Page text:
Cardiomyopathy, which means heart muscle disease, is rare in children. This condition weakens the heart muscle, making it harder for the heart to pump blood to the body.

A normal heart has four chambers: two atria that receive blood and two ventricles that pump blood out. Cardiomyopathy most commonly affects the left ventricle, but it can affect any area of the heart.

Some people with mild cases do not experience symptoms, but severe cardiomyopathy can cause serious complications. Early diagnosis and treatment can help improve your child’s quality of life and reduce the risk of complications.

Cardiomyopathy Causes and Risk Factors

Children can inherit cardiomyopathy from a genetic mutation passed on through a parent. Researchers have identified hundreds of different genetic mutations associated with inherited (or familial) cardiomyopathy. Other causes of cardiomyopathy are not genetic, and occur because of a separate disease. This is sometimes called an acquired cardiomyopathy.

In most cases of pediatric cardiomyopathy, the cause is idiopathic, which means unknown. But some medical conditions, lifestyle choices and environmental factors increase the risk of cardiomyopathy. These risk factors include:

  • Family history, such as a close relative having cardiomyopathy, heart failure or sudden cardiac arrest
  • Heart conditions, including congenital heart defects, coronary artery disease, heart attack or myocarditis (heart muscle infection)
  • Infection or disease that can damage the heart, like amyloidosis, hemochromatosis or sarcoidosis
  • Other medical conditions, such as autoimmune, connective tissue or endocrine conditions
  • Toxin exposure, including long-term drug or alcohol misuse or exposure to environmental toxins like heavy metals

Cardiomyopathy Types

Cardiomyopathy can occur as an isolated condition or because of another condition. Primary cardiomyopathy is when the condition affects only the heart. Secondary cardiomyopathy is when it results from another condition affecting the body as a whole.

Doctors further classify cardiomyopathy into several types, based on physical characteristics and symptoms. These types include:

  • Dilated cardiomyopathy (DCM): This type is the most common type of cardiomyopathy in children. With dilated cardiomyopathy, one of the chambers of the heart dilates (gets bigger), and the chambers don’t contract properly. It often starts in the left ventricle but can spread to other chambers. DCM can cause heart valve problems, irregular heartbeats, blood clots and heart failure.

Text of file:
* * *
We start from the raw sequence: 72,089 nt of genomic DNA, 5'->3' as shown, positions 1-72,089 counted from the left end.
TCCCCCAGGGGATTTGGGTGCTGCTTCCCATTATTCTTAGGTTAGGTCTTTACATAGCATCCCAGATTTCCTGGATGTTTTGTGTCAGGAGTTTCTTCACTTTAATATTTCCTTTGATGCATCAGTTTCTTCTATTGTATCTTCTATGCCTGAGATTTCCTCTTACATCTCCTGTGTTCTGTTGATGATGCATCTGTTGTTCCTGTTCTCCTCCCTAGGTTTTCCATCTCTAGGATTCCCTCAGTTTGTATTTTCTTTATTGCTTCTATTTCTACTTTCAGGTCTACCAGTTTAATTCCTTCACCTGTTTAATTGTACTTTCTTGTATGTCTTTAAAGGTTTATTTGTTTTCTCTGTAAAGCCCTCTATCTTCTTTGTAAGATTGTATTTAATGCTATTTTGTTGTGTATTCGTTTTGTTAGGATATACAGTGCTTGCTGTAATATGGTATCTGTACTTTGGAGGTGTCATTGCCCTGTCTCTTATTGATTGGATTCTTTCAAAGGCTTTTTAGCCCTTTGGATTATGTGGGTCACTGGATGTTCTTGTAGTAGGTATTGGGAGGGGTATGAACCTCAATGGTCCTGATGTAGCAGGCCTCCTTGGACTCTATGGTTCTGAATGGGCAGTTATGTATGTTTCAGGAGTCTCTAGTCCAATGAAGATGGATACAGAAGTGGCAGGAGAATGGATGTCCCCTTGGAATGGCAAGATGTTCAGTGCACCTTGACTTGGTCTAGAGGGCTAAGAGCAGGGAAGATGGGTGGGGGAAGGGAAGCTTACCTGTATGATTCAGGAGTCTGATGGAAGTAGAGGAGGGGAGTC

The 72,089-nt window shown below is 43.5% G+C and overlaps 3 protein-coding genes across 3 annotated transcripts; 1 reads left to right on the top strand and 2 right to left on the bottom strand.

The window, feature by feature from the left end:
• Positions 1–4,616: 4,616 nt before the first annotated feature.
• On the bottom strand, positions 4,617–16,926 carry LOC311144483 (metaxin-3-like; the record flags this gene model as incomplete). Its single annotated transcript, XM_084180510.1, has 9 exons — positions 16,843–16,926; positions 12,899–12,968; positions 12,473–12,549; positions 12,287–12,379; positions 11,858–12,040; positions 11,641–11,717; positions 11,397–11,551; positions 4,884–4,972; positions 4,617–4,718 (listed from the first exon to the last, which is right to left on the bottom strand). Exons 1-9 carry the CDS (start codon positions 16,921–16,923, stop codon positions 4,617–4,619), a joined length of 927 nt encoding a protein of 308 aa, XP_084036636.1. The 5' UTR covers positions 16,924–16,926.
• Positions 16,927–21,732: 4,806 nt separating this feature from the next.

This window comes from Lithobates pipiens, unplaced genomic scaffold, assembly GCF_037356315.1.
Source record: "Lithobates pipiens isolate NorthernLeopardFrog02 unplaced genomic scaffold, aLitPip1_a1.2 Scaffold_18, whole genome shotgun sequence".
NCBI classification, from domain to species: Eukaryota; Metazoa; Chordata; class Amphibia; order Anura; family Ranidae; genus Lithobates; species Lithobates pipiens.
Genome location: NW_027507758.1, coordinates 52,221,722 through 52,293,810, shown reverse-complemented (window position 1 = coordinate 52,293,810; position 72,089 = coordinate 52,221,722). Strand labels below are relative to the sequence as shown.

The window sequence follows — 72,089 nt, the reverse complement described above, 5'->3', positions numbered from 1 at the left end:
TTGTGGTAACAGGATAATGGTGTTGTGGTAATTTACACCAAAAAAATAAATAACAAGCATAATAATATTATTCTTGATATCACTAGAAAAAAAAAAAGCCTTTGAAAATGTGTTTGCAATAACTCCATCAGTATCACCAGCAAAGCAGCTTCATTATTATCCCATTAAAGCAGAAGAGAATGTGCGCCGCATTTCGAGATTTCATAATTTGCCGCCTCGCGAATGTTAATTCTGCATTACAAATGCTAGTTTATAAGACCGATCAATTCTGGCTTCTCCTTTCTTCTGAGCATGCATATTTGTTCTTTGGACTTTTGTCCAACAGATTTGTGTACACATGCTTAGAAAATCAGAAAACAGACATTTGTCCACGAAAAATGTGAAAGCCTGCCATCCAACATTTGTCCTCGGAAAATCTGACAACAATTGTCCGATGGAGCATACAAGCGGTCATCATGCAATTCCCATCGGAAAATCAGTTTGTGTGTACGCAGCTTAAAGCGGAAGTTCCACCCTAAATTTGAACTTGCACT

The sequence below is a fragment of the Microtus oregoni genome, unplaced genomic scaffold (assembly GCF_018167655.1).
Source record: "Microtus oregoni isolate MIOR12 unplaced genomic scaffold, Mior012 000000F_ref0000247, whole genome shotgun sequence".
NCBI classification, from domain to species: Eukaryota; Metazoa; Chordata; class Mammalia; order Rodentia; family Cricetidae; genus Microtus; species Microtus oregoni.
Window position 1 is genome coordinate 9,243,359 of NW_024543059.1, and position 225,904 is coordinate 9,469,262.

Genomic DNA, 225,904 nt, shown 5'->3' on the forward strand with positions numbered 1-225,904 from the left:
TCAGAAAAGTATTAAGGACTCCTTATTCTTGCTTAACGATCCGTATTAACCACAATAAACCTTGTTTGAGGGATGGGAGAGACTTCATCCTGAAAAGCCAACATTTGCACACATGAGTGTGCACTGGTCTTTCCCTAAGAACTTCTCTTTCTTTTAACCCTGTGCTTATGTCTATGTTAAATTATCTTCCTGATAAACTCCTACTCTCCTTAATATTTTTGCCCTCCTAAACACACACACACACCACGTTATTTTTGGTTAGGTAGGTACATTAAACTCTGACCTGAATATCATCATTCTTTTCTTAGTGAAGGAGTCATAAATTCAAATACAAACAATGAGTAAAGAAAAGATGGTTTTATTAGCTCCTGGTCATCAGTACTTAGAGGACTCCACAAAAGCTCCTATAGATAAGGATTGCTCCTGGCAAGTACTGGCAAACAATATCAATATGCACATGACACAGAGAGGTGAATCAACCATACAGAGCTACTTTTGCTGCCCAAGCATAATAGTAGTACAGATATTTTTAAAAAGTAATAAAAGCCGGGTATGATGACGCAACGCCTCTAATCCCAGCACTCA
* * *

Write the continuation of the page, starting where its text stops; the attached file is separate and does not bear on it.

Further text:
• Hypertrophic cardiomyopathy (HCM): Hypertrophic cardiomyopathy is often inherited. With HCM, the heart muscle thickens and stiffens. These changes cause the heart to pump less blood per heartbeat. Many people with hypertrophic cardiomyopathy don’t have symptoms. When symptoms occur, they often appear during periods of rapid growth or during strenuous exercise. In obstructive HCM, both the heart muscle and heart wall (septum) thicken.
  • Restrictive cardiomyopathy (RCM): RCM is the least common type of cardiomyopathy and is extremely rare in children. With RCM, the heart muscle stiffens, making it harder for blood to flow into the heart. This stiffness causes blood to back up in the heart and body, which can lead to heart failure in severe cases. RCM can be difficult to diagnose because the first symptoms often relate to the lungs, not the heart.
  • LV Non-compaction cardiomyopathy (LVNC): This cardiomyopathy is characterized by having “spongy” heart muscle that is not firmly compacted, and therefore does not allow the ventricle to squeeze properly. There are several varieties which can mimic other forms of cardiomyopathy. Sometimes this disease can be present in newborn infants.

Other types: There are several other types of cardiomyopathy rarely seen in children. These include arrhythmogenic right ventricular cardiomyopathy (ARVC), and forms of amyloidosis, Fabry disease, hemochromatosis and other conditions.

Cardiomyopathy Symptoms

Some children never have cardiomyopathy symptoms, while others have symptoms ranging from mild to severe. Early diagnosis and treatment may help prevent symptoms from worsening.

Symptoms can affect many body systems. They include:

  • Cardiovascular symptoms, such as chest pain, arrhythmia (irregular heartbeat) and swelling of the legs and feet